By Kimberly Henkel
Until my husband and I found ourselves struggling with infertility, we’d never thought much about foster care. When we decided to begin fostering, it was primarily in hopes that we might eventually adopt. At that time, we did not understand why the goal of foster care was to reunify children with their birth families, especially when the families were so obviously broken as to require their removal in the first place.
Then we got the call for our first placement. When we went to the hospital after Anthony had been born, I wondered about his birth mother who had just gone through nine months carrying him in her womb, and endured childbirth only to have her baby boy ripped from her arms and placed into mine. My heart ached for her. This woman who gave birth to the greatest joy of my life up to that point would return home with no baby. Yes, she had problems that made it unsafe for her to raise her child. Yes, it was clearly best for the child to be placed elsewhere.
But what would become of her?
As Catholics, we do a good job of supporting women in crisis pregnancies, and we’ve begun focusing more on walking with moms after they give birth. Yet many Catholics are still unaware of the urgent need to get further involved by fostering, supporting foster families (and reunification, when possible), by walking with moms and dads in a stance of radical love and solidarity.
After fostering and adopting four children, my husband and I founded Springs of Love, an apostolate to help Catholics discern and live out the call to foster and adopt. Part of our mission includes producing inspiring video stories of those touched by fostering and adoption, available on springsoflove.org, EWTN On-Demand, and FORMED.
Our latest video, “One Big Family,” features a family whose story exemplifies radical solidarity. PJ and Kristina, hoping to grow their family of six through adoption, signed up to become foster parents. They didn’t realize how inviting children in foster care into their home would stretch their hearts to love not only the children who came to them, but also the children’s birth families.
After almost three years of fostering two young boys, it looked as if PJ and Kristina would be able to adopt them. However, the boys’ father, Josh, notified the agency that he was being released from prison, had turned his life around, and would do whatever he needed to get his boys back. Within a few months, he met all of the requirements, and the boys went home with their father.
PJ, Kristina, and their kids were heartbroken. Josh soon realized that PJ and Kristina’s family genuinely loved his boys. He saw how they’d opened their hearts to him, too, and he grew to trust and rely on them for support. Now the boys spend at least one weekend a month with their former foster family, which brings PJ and Kristina great joy. Josh explains, “We are all one big family now.”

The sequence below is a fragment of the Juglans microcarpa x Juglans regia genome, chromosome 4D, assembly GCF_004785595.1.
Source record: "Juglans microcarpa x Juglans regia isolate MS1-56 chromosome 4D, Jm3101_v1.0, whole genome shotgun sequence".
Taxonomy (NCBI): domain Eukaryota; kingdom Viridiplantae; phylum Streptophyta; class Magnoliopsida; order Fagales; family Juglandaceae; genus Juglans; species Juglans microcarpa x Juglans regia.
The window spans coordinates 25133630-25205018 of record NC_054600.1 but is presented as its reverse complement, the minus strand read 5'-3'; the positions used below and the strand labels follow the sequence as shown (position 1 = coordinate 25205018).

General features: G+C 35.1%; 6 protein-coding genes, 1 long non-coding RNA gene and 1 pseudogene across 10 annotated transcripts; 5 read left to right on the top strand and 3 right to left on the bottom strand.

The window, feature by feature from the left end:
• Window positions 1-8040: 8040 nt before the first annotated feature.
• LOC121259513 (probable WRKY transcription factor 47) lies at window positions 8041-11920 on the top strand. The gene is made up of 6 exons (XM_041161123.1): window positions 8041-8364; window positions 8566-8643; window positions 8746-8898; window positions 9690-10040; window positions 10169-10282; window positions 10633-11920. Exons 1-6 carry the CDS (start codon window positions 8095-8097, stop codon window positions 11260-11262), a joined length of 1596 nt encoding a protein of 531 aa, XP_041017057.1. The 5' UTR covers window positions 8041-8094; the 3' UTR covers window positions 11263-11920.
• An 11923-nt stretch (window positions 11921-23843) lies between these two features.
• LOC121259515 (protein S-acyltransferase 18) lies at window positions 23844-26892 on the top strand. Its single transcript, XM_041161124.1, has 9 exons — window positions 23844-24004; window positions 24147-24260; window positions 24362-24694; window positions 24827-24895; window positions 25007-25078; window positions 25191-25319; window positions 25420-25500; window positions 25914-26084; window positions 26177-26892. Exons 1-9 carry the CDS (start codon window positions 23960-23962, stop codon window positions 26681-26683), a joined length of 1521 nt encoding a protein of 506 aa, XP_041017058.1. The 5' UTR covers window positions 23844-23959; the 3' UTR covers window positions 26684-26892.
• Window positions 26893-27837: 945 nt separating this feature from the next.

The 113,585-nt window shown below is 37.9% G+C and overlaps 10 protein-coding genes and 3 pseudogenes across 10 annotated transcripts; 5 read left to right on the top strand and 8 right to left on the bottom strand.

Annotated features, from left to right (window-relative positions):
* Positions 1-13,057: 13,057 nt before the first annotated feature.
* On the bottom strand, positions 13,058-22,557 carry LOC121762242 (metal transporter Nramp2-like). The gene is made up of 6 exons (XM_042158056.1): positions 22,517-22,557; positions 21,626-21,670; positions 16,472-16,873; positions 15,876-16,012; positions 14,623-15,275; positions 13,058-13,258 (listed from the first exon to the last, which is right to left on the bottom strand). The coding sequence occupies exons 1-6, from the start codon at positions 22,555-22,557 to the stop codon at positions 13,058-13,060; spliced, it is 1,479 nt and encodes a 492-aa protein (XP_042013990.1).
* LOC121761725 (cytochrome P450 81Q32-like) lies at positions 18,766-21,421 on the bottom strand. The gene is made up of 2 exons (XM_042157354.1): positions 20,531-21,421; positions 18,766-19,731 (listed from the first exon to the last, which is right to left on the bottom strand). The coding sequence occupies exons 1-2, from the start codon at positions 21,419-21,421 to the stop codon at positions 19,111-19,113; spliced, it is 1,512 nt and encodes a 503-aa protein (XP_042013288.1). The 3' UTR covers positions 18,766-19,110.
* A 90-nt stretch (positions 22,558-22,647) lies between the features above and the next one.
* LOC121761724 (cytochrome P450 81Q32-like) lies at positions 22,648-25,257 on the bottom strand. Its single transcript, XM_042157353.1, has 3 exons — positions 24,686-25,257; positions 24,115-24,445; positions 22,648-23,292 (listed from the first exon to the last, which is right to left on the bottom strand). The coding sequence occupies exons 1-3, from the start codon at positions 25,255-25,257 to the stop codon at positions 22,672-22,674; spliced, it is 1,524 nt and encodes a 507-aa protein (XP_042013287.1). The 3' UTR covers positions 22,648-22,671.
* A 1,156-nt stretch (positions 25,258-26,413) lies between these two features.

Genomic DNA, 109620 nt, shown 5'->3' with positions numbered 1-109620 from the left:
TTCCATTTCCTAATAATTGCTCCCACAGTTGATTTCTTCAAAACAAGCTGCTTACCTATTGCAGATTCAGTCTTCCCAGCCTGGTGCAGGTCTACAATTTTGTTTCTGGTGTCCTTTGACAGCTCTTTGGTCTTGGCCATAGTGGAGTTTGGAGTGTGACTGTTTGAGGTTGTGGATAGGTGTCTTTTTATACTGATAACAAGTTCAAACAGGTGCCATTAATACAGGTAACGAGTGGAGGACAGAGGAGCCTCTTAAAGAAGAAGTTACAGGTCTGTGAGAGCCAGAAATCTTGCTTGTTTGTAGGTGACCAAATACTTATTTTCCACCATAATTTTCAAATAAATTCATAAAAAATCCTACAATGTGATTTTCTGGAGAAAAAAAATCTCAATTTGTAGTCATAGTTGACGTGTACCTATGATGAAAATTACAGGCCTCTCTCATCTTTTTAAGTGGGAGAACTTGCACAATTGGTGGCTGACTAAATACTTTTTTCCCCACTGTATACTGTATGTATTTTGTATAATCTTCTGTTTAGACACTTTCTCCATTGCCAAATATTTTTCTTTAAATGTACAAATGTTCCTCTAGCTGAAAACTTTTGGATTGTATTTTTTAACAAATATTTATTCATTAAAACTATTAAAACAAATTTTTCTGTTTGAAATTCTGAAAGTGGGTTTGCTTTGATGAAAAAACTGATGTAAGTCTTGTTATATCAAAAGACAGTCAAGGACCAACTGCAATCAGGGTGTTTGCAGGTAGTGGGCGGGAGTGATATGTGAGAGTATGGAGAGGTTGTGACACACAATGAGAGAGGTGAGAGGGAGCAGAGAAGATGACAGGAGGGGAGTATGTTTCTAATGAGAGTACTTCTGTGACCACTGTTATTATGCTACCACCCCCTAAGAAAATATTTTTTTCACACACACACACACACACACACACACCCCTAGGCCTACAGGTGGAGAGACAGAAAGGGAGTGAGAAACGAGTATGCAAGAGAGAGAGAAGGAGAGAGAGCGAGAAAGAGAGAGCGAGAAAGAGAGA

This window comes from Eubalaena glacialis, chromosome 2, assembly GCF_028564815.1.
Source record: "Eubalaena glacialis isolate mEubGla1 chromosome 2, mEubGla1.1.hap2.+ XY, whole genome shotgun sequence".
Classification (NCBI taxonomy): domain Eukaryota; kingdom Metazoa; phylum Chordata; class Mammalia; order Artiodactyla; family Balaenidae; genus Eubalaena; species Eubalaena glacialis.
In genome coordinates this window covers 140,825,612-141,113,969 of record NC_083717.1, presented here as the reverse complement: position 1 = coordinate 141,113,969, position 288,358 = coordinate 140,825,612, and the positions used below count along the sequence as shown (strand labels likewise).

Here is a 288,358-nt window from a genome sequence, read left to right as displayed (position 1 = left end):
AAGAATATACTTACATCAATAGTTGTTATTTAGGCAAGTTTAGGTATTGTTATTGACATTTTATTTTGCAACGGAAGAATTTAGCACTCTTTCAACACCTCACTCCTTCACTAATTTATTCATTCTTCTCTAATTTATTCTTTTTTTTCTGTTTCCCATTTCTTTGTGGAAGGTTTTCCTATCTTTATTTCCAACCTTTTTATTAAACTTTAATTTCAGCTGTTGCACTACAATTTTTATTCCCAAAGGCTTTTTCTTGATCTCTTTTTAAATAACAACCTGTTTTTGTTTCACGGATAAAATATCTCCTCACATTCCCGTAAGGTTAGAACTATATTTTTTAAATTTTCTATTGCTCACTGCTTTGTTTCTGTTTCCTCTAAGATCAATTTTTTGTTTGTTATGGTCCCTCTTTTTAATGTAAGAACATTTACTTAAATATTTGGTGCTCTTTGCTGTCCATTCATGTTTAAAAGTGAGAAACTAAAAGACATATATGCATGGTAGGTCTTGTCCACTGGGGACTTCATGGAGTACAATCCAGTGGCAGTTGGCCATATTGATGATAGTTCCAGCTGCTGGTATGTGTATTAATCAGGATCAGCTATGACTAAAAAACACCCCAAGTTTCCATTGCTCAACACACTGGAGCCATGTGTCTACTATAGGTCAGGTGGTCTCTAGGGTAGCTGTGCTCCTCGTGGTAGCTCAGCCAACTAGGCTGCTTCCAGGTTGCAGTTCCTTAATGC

Fostering is challenging, and sadly, about 50% of foster families stop fostering after one year. The retention rate, however, increases to 90% when those families feel sufficiently supported.
Every Catholic can stand in radical solidarity with families in crisis by supporting a foster family. Parishes can start a Springs of Love Foster Team to arrange a weekly meal, babysitting, help with material needs for a new placement, driving kids to appointments, and prayer support for a foster family. They can also offer this same support for a mother or father at risk of losing their children to foster care.
Children for whom it is unsafe to return home need loving families to adopt them. There are currently over 100,000 children in the foster care system who are eligible for adoption. Many will age-out with no family to call their own — identifying another opportunity for radical solidarity by inviting them into our families. Of the young adults who age-out, many end up becoming victims of human trafficking, homelessness and drugs, and 71% of young women are pregnant within a year. Many go on to repeat the cycle of abuse and neglect that they grew up knowing.
Let’s reimagine foster care as a pathway toward healing for hurting families. When we open our hearts and homes to love a child in foster care, we can extend our love to his or her birth parents to encourage and pray for them. If reunification occurs, we can continue our support and connection with that family.
The true goal of radical solidarity is to witness the profound love of God who invites us into his family as his adopted sons and daughters. Foster families emulate the heart of the Father when they welcome those who may never have known the love and warmth of a family. In this way, they help bring to fruition the promises of God who “sets the lonely in families” (Ps 68:6).
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Kimberly Henkel, Ph.D., has a doctorate in moral theology and is the founder of Springs of Love, an apostolate that encourages, educates, and equips Catholics to discern and live out the call to foster and adopt.